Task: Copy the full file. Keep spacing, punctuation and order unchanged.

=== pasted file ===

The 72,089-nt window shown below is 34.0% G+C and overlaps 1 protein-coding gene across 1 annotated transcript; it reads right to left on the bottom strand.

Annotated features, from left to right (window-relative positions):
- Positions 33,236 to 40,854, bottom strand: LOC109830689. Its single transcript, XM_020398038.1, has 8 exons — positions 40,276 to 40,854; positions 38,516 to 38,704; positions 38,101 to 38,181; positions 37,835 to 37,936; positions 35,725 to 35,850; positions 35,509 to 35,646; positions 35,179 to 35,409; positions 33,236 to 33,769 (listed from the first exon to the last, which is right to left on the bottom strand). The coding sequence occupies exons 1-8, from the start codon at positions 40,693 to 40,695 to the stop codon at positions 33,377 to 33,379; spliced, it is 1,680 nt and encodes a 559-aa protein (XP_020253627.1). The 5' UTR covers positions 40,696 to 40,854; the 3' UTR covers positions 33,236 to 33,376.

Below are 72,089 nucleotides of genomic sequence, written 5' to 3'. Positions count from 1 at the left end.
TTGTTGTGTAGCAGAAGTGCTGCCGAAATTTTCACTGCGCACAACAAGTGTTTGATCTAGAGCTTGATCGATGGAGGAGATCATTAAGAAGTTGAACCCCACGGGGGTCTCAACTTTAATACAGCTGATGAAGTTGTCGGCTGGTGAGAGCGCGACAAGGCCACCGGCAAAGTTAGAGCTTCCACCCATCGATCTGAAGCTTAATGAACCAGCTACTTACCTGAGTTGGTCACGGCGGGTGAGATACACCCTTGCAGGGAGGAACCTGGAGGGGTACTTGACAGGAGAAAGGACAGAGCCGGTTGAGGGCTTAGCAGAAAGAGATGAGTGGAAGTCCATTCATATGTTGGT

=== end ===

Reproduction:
The 72,089-nt window shown below is 34.0% G+C and overlaps 1 protein-coding gene across 1 annotated transcript; it reads right to left on the bottom strand.

Annotated features, from left to right (window-relative positions):
- Positions 33,236 to 40,854, bottom strand: LOC109830689. Its single transcript, XM_020398038.1, has 8 exons — positions 40,276 to 40,854; positions 38,516 to 38,704; positions 38,101 to 38,181; positions 37,835 to 37,936; positions 35,725 to 35,850; positions 35,509 to 35,646; positions 35,179 to 35,409; positions 33,236 to 33,769 (listed from the first exon to the last, which is right to left on the bottom strand). The coding sequence occupies exons 1-8, from the start codon at positions 40,693 to 40,695 to the stop codon at positions 33,377 to 33,379; spliced, it is 1,680 nt and encodes a 559-aa protein (XP_020253627.1). The 5' UTR covers positions 40,696 to 40,854; the 3' UTR covers positions 33,236 to 33,376.

Below are 72,089 nucleotides of genomic sequence, written 5' to 3'. Positions count from 1 at the left end.
TTGTTGTGTAGCAGAAGTGCTGCCGAAATTTTCACTGCGCACAACAAGTGTTTGATCTAGAGCTTGATCGATGGAGGAGATCATTAAGAAGTTGAACCCCACGGGGGTCTCAACTTTAATACAGCTGATGAAGTTGTCGGCTGGTGAGAGCGCGACAAGGCCACCGGCAAAGTTAGAGCTTCCACCCATCGATCTGAAGCTTAATGAACCAGCTACTTACCTGAGTTGGTCACGGCGGGTGAGATACACCCTTGCAGGGAGGAACCTGGAGGGGTACTTGACAGGAGAAAGGACAGAGCCGGTTGAGGGCTTAGCAGAAAGAGATGAGTGGAAGTCCATTCATATGTTGGT